DECLINING FOREIGN INVESTMENTS
Apr 30 - May 6, 2012
Fraught with political instability, debilitating law and order situation, weak infrastructure along with insecure business environment, it is hardly a surprise to see foreign investments are declining.
Other known reasons, apart from the above, are said to be the lack of good governance both at provincial and federal levels, ad-hocism, widespread corruption, unfair business practices, monopolistic culture, and an absolute deviation from officially announced policies and procedures.
Foreign investment into Pakistan fell nearly 65 per cent to $516 million in the first nine months of 2011-12 fiscal year as direct investment dipped by almost half and fund flows turned negative, said State Bank of Pakistan (SBP). Foreign investment totalled $1.46 billion in the same period last fiscal year.
Foreign direct investment fell 48.2 per cent to $599.1 million in the July-March period and portfolio investment turned negative by $83.1 million
According to a report by the World Bank, the investment climate in Pakistan is badly plagued and contaminated by the widespread corruption.
The foreign investments dropped 100 per cent from $4.23 billion in 2007-08 to $2.22 billion in 2008-09.
According to the statistics issued by the Board of Investment, total foreign investment inflows were around $485 million during 2001-02, while these investments were increased up to $1,524 million in 2004-05.
Surprisingly, Pakistan witnessed a massive boom in foreign investments that crossed the amount of $3,521 million during 2005-06.
Unfortunately, since the arrival of a democratically elected government, we saw a rapid decline of foreign investments.
Apart from an unfavourable investment climate, Pakistan has, unfortunately, also been hit by several natural calamities, not to exclude worst energy crisis in the same period, aggravating the existing economic woes.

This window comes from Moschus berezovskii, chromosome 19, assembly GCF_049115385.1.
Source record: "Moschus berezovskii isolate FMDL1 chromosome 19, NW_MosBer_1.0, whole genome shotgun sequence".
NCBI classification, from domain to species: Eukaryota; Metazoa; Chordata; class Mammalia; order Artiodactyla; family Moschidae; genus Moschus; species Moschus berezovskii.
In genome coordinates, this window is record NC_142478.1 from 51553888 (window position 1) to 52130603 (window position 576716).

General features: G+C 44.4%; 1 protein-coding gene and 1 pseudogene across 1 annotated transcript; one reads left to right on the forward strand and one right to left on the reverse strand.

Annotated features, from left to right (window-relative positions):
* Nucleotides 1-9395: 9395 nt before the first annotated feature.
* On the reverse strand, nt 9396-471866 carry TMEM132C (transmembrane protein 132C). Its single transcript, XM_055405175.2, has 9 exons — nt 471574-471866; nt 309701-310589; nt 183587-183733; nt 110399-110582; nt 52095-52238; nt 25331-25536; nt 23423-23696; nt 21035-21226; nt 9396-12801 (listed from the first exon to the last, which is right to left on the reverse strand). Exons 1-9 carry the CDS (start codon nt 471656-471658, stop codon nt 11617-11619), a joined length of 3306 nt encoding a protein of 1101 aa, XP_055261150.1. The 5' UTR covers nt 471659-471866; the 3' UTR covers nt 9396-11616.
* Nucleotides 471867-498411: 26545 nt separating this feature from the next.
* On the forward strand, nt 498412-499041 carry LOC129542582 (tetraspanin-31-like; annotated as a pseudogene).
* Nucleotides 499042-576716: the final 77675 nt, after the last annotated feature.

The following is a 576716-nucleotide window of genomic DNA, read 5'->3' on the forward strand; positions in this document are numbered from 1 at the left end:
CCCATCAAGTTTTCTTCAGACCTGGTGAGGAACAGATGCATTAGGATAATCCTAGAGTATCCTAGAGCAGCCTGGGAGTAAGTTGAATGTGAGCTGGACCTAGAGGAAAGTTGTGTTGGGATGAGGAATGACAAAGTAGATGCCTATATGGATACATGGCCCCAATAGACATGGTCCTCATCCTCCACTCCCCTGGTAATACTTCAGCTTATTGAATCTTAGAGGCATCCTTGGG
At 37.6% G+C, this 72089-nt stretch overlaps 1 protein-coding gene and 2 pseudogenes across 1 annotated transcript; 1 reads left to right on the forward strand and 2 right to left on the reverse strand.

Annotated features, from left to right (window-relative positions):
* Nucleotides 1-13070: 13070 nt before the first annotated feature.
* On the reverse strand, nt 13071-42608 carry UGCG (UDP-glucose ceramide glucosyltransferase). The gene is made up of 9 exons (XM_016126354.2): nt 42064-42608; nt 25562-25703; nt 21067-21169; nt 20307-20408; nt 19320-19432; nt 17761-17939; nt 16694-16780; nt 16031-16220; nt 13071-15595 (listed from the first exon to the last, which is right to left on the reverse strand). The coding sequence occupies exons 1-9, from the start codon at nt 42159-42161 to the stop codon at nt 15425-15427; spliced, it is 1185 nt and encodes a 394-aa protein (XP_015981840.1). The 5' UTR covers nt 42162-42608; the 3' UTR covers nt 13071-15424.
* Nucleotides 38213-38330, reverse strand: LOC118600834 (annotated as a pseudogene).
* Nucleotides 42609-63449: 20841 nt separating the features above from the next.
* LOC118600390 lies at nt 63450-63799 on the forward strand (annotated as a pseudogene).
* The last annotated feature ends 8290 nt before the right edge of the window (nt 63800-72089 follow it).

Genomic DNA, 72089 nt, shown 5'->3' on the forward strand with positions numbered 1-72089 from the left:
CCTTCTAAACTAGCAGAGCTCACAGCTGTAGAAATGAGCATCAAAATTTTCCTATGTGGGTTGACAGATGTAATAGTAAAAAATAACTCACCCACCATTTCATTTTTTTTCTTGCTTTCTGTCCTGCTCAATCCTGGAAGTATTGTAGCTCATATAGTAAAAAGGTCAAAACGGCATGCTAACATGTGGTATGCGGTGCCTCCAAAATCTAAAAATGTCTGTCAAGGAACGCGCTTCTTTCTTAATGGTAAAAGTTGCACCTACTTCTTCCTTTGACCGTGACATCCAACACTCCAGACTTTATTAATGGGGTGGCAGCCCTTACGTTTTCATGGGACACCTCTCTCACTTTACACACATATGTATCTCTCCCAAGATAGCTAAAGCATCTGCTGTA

There are many examples of those of the local and foreign investors, who made massive investments within various industrial and service sectors of the country, but ended up with shifting their entire investments to other countries of the region due to adverse socio-political and bad economic conditions almost in all parts of this country.
Engro Fertiliser is one of the recent examples of dejected investors who have been undergoing plethora of problems and negative issues within the whole industrial sector in Pakistan.
Setting up the world's largest ammonia-urea plant that also happens to be the largest private sector industrial investment ever made in a developing country like Pakistan, Engro Fertiliser faced an acute shortage of gas supply along with many other prevailing socioeconomic miseries, affecting the entire production of its mega plants, let alone its pre-scheduled business expansion programmes in other business and industrial sectors of the country.
Similarly, having its business operations in many countries of the world, a multinational Irish duty-free outlet, which came into Pakistan with a huge foreign investment, had to bite the dust owing to totally unfavourable market conditions.
Majority of reputed international airlines stopped landing on the Pakistani soil due to unrealistically elevated landing and fuelling charges taken by the local airport authorities here in Pakistan.
A globally-acclaimed China-based auto-manufacturer which came in Pakistan with a plan to invest $42 billion by setting up a car manufacturing plant at Karachi also bore up with the same scenario.
Roughly estimated to offer employment opportunities to more than 10,000 people of this country, the said auto-manufacturer required 100-acre plot of land in order to set up its mega auto manufacturing plant, while 50-acres of that plot was exclusively reserved for setting up a free hospital for the local people living in the nearby poor communities.
A country, which looks to be freely available to encroachers and land mafia, the required land measuring 100-acre was not provided to the investor by the Pakistan authorities. What a pity!
Having invested Rs90 billion, CNG sector is another victim of the same lawlessness. Compulsory weekly curtailment of gas for CNG stations in Sindh and Punjab and increased CNG tariffs are badly affecting this sector.
Another issue that additionally frustrates investors in Pakistan is the government's decision to provide sovereign guarantee to importers against the import of 500 million cubic feet (mmcfd) of LNG per day to tackle recent energy crisis in the country, which is, definitely, against the LNG Policy 2011 under which the government can't provide any sort of sovereign guarantee to the private LNG importers.
This shows government's violation of its own policies.
There is litany of reasons and evidences of declining foreign investments.
In a nutshell, it is, really, an alarming situation, especially for a poor third world country like Pakistan as no local or foreign investor may even think of spending a single penny amidst existing socioeconomic conditions and political and regional insecurities nationwide.